In a huge win for surveillance reformers, the House Rules Committee agreed on Wednesday morning to another full chamber vote on a bipartisan proposal that would limit the federal government’s warrantless searches of Americans’ private data. The vote, expected later in the day, will now test rank-and-file lawmakers’ willpower to break with congressional leaders, who’ve killed similar measures in years past, and safeguard their constituents’ Fourth Amendment rights after the Donald Trump presidency brought greater attention across the political spectrum to the surveillance state’s excesses.
A group of Democrats and Republicans in the House of Representatives — Zoe Lofgren, D-Calif.; Pramila Jayapal, D-Wash.; Thomas Massie, R-Ky.; and Warren Davidson, R-Ohio — introduced the proposal as an amendment to the Justice Department’s Fiscal Year 2022 appropriations bill. The amendment would ban the government from using funds to conduct searches of Americans’ digital communications without court approval. Such extrajudicial monitoring became authorized in 2008 via the Section 702 provision of the FISA Amendments Act, which bolstered spying authorities first laid out in the 1978 Foreign Intelligence Surveillance Act.
Although FISA is intended to target foreigners, federal intelligence agencies have nevertheless used it to search through Americans’ private data. In April, the Foreign Intelligence Surveillance Court publicly released an opinion that found agents with the Federal Bureau of Investigation made hundreds of queries through collected documents using the names and identifiers of Americans who, for example, applied to participate in the FBI’s “Citizen Academy.”
With bipartisan support, the House already passed similar amendments to Defense Department appropriations bills in 2014 and 2015 to close the Section 702 loophole, but they were ultimately excluded from the final legislation during conference negotiations with the Senate. Lofgren, Massie, and others put forward the proposal again in more recent years, but it failed to gather majority support.
“What we’ve seen over and over again is that folks like Adam Schiff, folks like Nancy Pelosi, folks like Mitch McConnell are so deeply committed to maintaining the surveillance state and avoiding even the most modest reforms that they’ve effectively, from on high, scuttled these attempts at reform,” said Evan Greer, director of digital rights group Fight for The Future.
But activists are hopeful this year will be different. Greer said demands are especially high on Democrats after last summer’s George Floyd protests, which highlighted the disproportionate targeting of surveillance programs on Black and brown communities. Trump’s Justice Department also secretly spied on journalists’ communications, and Greer expects more revelations of abuses during his presidency to come out in the years ahead.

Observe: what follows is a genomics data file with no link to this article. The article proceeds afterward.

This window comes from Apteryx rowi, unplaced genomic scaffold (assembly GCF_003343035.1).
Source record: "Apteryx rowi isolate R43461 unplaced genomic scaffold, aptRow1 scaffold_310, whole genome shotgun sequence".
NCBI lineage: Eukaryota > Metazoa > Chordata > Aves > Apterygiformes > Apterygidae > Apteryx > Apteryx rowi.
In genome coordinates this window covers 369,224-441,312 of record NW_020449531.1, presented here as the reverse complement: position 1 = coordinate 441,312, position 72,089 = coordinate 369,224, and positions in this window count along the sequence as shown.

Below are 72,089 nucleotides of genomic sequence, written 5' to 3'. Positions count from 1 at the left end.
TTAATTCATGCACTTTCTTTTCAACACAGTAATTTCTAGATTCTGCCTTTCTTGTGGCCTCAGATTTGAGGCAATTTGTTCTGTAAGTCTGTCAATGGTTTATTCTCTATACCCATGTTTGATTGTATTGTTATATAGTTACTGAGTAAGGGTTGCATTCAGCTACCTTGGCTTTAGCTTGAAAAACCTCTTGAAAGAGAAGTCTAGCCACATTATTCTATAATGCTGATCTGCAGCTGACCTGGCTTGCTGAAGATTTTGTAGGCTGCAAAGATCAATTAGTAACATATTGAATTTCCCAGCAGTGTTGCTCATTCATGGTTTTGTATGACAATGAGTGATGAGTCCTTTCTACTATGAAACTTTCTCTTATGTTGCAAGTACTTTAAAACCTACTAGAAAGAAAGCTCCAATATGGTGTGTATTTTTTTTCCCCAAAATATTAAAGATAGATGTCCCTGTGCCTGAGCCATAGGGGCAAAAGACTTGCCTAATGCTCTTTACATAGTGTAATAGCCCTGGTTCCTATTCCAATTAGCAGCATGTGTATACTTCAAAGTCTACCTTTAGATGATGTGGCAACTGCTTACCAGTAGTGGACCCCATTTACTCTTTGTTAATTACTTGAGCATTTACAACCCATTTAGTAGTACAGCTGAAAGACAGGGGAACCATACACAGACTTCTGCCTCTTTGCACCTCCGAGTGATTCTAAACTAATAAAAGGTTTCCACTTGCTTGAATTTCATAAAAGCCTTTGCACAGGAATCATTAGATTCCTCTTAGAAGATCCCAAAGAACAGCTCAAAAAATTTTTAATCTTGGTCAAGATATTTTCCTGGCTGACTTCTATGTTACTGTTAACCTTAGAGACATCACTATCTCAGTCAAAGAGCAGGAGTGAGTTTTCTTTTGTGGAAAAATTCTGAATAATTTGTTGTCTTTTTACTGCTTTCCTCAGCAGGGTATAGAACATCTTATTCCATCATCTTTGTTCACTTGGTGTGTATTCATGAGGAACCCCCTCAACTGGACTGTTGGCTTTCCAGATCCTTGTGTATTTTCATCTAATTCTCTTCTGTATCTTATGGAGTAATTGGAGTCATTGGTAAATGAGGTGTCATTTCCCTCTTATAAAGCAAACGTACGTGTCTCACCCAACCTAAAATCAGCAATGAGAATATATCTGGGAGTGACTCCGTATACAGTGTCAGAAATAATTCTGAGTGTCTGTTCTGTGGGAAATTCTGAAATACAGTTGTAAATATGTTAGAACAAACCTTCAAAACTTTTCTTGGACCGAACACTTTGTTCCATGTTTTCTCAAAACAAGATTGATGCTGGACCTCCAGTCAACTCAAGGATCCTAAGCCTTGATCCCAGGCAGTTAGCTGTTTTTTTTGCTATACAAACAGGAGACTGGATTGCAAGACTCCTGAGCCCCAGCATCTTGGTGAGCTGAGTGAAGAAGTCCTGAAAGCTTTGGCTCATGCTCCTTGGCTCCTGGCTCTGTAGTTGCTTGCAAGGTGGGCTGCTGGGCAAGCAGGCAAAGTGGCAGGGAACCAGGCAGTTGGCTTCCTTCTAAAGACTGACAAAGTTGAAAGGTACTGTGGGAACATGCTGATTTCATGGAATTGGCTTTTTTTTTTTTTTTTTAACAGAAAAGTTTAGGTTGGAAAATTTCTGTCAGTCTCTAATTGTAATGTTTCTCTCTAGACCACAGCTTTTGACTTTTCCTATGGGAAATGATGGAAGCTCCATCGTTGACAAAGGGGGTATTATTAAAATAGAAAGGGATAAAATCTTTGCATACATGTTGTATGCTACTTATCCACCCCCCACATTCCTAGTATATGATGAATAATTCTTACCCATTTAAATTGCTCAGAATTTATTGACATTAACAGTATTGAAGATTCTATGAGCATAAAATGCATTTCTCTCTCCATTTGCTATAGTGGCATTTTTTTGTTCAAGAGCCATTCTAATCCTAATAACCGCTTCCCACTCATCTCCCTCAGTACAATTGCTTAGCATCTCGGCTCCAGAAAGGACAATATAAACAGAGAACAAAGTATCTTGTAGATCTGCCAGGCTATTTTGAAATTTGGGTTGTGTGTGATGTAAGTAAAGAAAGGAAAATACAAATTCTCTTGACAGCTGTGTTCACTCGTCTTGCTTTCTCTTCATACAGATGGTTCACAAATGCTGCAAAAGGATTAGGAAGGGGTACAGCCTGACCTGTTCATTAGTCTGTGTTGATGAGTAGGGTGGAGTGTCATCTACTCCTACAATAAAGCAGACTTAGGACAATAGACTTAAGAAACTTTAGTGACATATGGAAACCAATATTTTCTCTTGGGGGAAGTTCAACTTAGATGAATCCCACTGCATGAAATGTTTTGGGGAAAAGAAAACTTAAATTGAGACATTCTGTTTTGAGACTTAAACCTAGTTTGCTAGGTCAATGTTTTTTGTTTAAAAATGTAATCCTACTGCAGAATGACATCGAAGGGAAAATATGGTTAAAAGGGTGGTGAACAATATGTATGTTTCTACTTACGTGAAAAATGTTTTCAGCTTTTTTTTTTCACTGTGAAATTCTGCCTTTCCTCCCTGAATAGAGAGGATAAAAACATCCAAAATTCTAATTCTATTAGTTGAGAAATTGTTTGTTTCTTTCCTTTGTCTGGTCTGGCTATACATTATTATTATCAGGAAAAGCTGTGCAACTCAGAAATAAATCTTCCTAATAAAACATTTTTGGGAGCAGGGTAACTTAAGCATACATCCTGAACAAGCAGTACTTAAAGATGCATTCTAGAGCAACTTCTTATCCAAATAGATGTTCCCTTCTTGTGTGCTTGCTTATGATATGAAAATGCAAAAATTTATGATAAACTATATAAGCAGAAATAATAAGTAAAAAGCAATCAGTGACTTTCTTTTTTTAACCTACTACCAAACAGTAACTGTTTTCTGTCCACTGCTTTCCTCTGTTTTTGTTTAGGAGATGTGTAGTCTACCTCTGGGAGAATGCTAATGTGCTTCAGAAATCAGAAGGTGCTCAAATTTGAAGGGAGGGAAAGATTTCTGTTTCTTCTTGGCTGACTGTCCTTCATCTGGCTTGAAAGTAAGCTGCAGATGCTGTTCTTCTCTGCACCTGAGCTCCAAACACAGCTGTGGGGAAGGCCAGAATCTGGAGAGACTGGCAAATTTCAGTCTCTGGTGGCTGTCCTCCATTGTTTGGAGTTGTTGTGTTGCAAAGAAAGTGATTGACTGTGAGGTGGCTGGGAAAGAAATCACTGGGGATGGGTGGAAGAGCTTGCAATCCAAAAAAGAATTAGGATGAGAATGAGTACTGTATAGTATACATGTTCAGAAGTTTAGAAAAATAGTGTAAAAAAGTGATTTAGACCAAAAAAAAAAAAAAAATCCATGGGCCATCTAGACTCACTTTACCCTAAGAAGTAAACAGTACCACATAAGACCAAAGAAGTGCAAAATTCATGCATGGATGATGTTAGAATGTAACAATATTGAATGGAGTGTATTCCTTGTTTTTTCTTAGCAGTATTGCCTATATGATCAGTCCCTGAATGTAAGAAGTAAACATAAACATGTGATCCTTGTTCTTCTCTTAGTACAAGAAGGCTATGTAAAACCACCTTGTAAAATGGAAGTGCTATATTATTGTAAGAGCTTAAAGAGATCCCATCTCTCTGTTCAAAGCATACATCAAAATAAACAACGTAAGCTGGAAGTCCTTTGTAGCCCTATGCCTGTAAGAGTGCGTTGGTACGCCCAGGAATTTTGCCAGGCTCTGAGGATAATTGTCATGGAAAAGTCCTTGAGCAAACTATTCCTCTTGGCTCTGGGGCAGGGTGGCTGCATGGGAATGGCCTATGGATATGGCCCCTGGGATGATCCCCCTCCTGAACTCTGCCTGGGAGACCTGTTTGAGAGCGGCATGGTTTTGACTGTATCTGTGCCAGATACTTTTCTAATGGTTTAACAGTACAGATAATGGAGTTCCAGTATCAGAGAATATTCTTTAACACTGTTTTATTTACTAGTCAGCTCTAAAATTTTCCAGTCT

Republicans are also feeling the pressure to tackle surveillance reform. Although the Trump administration embraced federal law enforcement’s extensive powers to track journalists, the former president oversaw a potentially transformative shift in right-wing opinion by fomenting populist resentment against government surveillance when it suited his interests. Trump’s attacks on the FBI for wiretapping his 2016 campaign, and even Fox News host Tucker Carlson’s recent lamentations against alleged National Security Agency spying, may result in more conservative legislators voting to close the Section 702 loophole.
“There’s no reason to think we’ve lost any Democrats on this issue, but it is very clear that we’ve won a whole boatload of Republicans,” said Sean Vitka, policy counsel at Demand Progress, an internet advocacy group. “It’s very plausible that 100 Republicans have moved into an opposed-to-FISA stance across the board.”
Even if the House overwhelmingly votes in favor of the amendment, it will still have to gain the support of conference negotiators to be included in the final appropriations bill. Vitka is hopeful that may happen this year, since Senate Appropriations Committee Chair Patrick Leahy, D-Vt., is a stronger proponent for reform than past committee chairs. Leahy, along with senators like Oregon Democrat Ron Wyden and Utah Republican Mike Lee, has been a top surveillance critic in recent years.
Despite the new political tide, champions of the amendment will still face the usual private sector companies and government agencies that want to leave Section 702 untouched. As Greer noted, surveillance is big business for contractors, and even if congressional leaders feel the pressure from a large vote tally and conference negotiators, they still may cave to unsubstantiated claims that intelligence agents make about the national security dangers of reform.
“There’s just huge pressure always from the intelligence community, who just absolutely refuse to acknowledge the harms and abuses and will just always go to politicians at the top and basically say, ‘if you limit in any way anything that we can do, the next 9/11 is going to be your fault,’” Greer said, “even though there’s zero evidence to suggest that these massive government surveillance programs ever prevented a single terrorist attack or saved a single human life.”
If the measure fails to make it into the final justice appropriations bill, Vitka suggested activists could push to include it in the Fiscal Year 2022 defense spending bill, as Lofgren and her colleagues have attempted in the past. He said the outcome of this year’s fight will help set the stage for a much larger battle in 2023, when the 2008 measure authorizing Section 702 is set to expire.
“The goal is to make sure it is not reauthorized without major reform,” Vitka said.
This content originally appeared on The Intercept and was authored by Sara Sirota.